The Monroe County Water Authority says it will have to replace hundreds of thousands of dollars worth of fire hydrants around the county and city because of new lead standards.
The Environmental Protection Agency has placed a new mandate on water authorities nationwide.
Senator Chuck Schumer wants the EPA to reconsider.
Schumer says the EPA's new lead standards when it comes to fire hydrants is absurd. He says it will cost cities and counties hundreds of thousands of dollars to replace fire equipment.
Each fire hydrant costs about $1,200.
The EPA works on reducing lead-drinking water standards and considers fire hydrants gear that can provide drinking water.
It found that the lead levels in new fire hydrants are too high and set a mandate for municipalities to replace them.
In Monroe County, there's $400,000 worth of fire hydrants and parts in stock that will have to be replaced or even thrown out to meet EPA requirements.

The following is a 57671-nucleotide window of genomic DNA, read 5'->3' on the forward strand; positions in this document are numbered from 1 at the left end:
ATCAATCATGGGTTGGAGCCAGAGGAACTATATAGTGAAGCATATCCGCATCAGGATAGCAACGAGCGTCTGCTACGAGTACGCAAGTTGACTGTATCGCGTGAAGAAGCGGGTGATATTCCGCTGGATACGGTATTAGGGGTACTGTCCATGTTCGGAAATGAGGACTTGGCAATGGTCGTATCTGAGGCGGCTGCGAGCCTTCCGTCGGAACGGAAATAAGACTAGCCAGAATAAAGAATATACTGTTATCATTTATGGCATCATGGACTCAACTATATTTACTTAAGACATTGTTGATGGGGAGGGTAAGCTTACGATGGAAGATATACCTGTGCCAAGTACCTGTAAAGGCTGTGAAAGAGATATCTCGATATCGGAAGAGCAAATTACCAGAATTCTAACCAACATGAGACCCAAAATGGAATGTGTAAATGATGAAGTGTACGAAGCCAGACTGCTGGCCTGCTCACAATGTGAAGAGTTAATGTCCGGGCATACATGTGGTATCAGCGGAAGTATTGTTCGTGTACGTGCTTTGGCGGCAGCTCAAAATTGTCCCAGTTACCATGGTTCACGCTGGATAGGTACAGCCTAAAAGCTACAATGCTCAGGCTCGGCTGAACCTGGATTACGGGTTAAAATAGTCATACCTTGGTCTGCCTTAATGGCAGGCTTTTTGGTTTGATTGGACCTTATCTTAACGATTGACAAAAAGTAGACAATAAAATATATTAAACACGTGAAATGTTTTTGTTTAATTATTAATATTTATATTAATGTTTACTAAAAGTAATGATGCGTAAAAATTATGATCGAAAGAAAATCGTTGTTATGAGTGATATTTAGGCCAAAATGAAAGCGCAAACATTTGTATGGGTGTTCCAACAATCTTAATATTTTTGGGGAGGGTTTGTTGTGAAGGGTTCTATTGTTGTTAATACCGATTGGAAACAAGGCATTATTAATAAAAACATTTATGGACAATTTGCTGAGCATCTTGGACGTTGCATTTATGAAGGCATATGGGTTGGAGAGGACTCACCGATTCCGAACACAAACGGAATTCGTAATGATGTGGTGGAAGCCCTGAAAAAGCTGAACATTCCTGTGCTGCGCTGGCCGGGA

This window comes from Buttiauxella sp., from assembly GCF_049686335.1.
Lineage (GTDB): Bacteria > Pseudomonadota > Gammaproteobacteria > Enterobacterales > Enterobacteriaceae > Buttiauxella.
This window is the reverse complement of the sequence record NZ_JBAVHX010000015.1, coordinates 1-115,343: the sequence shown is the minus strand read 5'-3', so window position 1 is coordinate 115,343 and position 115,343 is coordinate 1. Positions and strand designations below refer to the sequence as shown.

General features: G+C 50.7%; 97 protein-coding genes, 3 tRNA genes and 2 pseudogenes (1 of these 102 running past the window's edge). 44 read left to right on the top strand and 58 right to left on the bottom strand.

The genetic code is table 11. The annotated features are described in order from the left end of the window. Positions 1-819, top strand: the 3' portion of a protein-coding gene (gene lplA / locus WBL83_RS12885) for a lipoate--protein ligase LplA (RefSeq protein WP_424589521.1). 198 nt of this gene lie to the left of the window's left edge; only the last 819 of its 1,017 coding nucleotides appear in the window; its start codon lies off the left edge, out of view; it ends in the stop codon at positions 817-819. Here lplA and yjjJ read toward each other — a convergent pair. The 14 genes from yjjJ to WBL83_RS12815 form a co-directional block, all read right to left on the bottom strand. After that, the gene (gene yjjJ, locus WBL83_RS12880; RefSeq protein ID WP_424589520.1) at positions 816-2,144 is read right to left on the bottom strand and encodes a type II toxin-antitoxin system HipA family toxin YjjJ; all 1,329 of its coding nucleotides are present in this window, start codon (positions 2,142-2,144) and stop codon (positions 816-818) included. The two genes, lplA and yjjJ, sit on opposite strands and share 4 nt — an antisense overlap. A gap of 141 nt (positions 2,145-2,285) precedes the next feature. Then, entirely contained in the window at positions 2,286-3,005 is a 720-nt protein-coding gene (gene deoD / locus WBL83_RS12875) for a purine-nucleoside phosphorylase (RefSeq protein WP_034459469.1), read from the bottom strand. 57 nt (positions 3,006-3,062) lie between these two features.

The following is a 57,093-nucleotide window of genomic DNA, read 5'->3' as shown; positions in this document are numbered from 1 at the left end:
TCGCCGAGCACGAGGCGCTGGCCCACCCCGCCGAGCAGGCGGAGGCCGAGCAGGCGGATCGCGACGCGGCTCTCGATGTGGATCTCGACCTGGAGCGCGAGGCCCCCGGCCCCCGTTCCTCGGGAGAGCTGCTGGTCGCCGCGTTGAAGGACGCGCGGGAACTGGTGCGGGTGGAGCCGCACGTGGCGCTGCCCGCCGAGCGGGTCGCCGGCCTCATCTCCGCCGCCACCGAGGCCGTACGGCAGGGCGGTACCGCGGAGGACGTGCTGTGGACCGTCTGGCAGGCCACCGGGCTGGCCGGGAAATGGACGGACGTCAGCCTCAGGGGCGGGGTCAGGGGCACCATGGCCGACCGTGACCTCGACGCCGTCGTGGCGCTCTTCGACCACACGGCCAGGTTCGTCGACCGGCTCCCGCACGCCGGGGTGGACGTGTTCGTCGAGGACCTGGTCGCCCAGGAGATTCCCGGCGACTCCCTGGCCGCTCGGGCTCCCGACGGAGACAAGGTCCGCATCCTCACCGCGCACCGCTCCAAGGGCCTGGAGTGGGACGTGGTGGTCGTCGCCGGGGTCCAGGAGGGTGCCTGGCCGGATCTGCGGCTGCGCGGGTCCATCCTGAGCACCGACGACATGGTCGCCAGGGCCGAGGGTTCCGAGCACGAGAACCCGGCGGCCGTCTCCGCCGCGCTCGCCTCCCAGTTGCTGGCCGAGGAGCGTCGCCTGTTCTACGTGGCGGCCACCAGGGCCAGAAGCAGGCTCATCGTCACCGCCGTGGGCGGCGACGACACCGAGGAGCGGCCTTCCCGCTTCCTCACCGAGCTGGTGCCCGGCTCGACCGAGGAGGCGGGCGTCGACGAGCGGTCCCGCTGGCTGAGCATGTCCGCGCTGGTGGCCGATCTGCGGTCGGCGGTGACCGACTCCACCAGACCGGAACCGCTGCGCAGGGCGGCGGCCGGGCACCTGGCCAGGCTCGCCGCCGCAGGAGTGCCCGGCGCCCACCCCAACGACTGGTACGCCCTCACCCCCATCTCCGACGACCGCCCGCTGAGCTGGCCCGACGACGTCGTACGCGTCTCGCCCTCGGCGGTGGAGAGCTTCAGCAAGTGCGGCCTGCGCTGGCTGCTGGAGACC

Schumer wants this mandate delayed or wants existing hydrants exempt because hydrants should not be considered a drinking source.
"The law took everyone by surprise. Who drinks from a fire hydrant? And, even if once in blue moon a fire hydrant opens and kids get a sip off water, lead poisoning in water is a long term and cumulative affect. Drinking two times a summer is not going to affect anything," said Schumer.
"You take a hydrant out of service means the trucks are all geared up for hydrants at a certain spacing. If you take one out and we are unaware it creates a problem. I talk about it all the time, time is of the essence," said Sam Mitrano, Rochester Fire Chief.
This mandate is scheduled to take effect in January. Schumer says the EPA could waive it immediately, if not, he says, Congress is prepared to pass a law to exempt fire hydrants.